Exploring technology together can help create a new dynamic in the classroom, according to Liz. “I’ve had teachers say that this is the first time I felt a lot like my kids. What often ends up happening is that kids who are the lowest achievers in the class end up being the highest achievers with technology. They end up helping the teachers, which gives them agency and makes them feel special. I’ve seen that over and over again.”
Here are some tricks and tools Liz recommends that teachers use to get started to make sure lessons more tech-savvy:
Ready for something a little more advanced? Here are some creative ways to integrate tech into other subject areas:
For math teachers, use one of the many tools out there for testing math skills. You can give your students ten minutes to show off what they’ve learned on a website like Tenmarks. Or check out one of our favorite educational apps for math fluency.
For history or urban studies, the website Thinglink allows you to upload a picture and tag different videos and websites to make it interactive. For example, if you’re doing a history of the Brooklyn Bridge, you can upload a photo of the bridge and turn it into an interactive timeline. Once you’ve got that down and are ready for something more advanced, you may want to try Aurasma, an augmented reality app.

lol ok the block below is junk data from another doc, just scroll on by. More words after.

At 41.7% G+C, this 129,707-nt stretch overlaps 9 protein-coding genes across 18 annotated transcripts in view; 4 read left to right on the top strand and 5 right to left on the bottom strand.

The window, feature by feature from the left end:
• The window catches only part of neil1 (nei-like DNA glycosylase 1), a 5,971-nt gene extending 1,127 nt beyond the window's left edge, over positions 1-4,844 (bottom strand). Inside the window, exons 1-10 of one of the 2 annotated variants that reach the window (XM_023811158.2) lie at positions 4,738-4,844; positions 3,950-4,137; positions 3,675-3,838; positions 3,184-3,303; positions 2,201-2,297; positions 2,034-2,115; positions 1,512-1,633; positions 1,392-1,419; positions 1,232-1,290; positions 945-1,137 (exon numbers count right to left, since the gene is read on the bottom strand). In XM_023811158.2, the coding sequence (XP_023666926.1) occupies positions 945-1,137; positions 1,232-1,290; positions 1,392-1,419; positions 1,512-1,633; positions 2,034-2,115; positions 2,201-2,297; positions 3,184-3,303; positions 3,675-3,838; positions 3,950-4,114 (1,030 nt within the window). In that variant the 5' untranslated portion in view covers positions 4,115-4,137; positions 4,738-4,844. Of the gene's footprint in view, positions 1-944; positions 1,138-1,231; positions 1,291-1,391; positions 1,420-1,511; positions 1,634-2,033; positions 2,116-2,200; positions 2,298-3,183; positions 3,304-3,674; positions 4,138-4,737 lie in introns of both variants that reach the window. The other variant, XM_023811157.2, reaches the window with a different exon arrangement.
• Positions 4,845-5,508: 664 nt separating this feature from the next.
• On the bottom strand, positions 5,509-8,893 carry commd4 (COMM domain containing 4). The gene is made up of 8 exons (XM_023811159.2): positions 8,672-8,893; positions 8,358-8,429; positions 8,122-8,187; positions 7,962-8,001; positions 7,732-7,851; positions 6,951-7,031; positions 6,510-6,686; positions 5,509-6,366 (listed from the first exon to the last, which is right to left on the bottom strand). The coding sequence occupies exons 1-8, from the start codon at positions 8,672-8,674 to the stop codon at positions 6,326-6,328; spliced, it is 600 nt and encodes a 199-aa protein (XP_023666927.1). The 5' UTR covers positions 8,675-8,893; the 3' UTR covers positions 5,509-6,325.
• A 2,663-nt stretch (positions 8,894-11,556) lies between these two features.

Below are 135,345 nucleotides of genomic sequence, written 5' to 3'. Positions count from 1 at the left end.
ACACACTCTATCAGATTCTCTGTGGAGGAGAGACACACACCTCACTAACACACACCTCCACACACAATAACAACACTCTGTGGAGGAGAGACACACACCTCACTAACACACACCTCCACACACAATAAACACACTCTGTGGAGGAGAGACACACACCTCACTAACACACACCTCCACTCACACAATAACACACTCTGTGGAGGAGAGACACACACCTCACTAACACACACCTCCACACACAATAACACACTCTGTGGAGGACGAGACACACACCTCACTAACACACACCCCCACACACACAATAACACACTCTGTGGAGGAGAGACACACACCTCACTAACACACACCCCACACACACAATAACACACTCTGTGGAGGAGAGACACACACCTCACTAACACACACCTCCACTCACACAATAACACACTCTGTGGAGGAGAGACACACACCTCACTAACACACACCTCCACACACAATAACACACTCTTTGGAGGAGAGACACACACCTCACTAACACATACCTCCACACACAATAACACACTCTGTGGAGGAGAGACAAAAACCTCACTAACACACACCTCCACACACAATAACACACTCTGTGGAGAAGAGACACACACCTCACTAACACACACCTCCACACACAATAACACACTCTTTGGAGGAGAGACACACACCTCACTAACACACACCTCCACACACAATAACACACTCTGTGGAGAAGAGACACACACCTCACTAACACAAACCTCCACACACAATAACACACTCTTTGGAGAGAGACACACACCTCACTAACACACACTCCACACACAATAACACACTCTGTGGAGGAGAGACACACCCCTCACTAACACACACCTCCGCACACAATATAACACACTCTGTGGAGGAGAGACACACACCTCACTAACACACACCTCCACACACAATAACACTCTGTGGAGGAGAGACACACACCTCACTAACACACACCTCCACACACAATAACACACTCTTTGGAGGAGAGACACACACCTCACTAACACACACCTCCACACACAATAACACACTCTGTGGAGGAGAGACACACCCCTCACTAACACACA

Geography and history teachers can use Google maps to create customized maps. This is a great tool not only for planning your next vacation, but also for mapping ancient Egypt, for example.
Art teachers should check out Google Maps Arts Project. Google has already mapped out many of the world’s great art museums, so you can use street view to go inside of MOMA and walk right up to “The Starry Night.”
With English, “the sky’s the limit,” says Liz—technology is built for communication. Litgenius (a spin-off from the popular website Rapgenius) allows you and your students to annotate literature. “One teacher went from being tech-phobic to being on the forefront thanks to Litgenius—all the kids were annotating a Maya Angelou poem!” reports Liz. You could also have kids draw and create graphic novels based on literature using an online comic book creator like Pixton.
One English teacher at Liz’s school wanted to make Twelve Angry Men more interactive, so she assigned each student to be a juror and had them create their own blogs to write about their thoughts on the case as they read the book. Edmodo is a free and safe social network for schools that works well for creative collaborative class projects like this. The students even created “angry juror” avatars for their project using Voki, and programmed them to say things and fight on the screen!
For more ideas, check out our list of the 14 Best Resources on the Web for STEM Educators.
The most important thing to keep in mind? Stay focused on your goal, and make sure that technology is helping your students learn. “Trust your gut,” says Liz. “If there’s a particular tool that’s out there that can enliven the material that’s great, but don’t use something just because it’s flashy and showy.”
This point is key—it’s important to use technology to help you achieve your goals, but also know when to leave it behind. After all, we don’t want a nation full of students who are constantly distracted by the latest, flashiest things. We want them to creatively use—and build—tools that help us communicate better, learn faster, and accomplish more. That all starts with you!